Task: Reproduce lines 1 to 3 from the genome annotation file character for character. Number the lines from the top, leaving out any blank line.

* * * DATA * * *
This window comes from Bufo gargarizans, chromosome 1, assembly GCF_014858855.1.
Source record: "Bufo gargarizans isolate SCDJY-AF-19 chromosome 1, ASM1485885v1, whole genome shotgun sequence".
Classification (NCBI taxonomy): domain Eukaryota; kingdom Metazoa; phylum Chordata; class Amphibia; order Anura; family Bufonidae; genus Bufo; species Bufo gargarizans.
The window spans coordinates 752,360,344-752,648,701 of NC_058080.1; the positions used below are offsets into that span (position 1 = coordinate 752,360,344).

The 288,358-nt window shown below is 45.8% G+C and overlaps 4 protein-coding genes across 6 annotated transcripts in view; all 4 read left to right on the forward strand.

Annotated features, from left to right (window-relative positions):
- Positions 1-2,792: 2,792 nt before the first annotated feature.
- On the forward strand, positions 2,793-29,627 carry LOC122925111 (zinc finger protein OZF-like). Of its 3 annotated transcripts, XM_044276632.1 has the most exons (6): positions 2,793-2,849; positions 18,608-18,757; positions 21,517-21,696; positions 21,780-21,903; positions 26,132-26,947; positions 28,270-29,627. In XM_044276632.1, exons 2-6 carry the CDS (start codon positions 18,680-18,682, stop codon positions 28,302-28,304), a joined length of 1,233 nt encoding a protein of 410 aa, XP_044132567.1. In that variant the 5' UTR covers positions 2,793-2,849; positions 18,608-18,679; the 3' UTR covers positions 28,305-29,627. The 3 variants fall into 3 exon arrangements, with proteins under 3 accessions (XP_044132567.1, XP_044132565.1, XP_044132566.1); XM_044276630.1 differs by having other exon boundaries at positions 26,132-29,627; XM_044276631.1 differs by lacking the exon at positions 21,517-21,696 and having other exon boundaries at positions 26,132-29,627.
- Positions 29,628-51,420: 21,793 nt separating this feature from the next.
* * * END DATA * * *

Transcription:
This window comes from Bufo gargarizans, chromosome 1, assembly GCF_014858855.1.
Source record: "Bufo gargarizans isolate SCDJY-AF-19 chromosome 1, ASM1485885v1, whole genome shotgun sequence".
Classification (NCBI taxonomy): domain Eukaryota; kingdom Metazoa; phylum Chordata; class Amphibia; order Anura; family Bufonidae; genus Bufo; species Bufo gargarizans.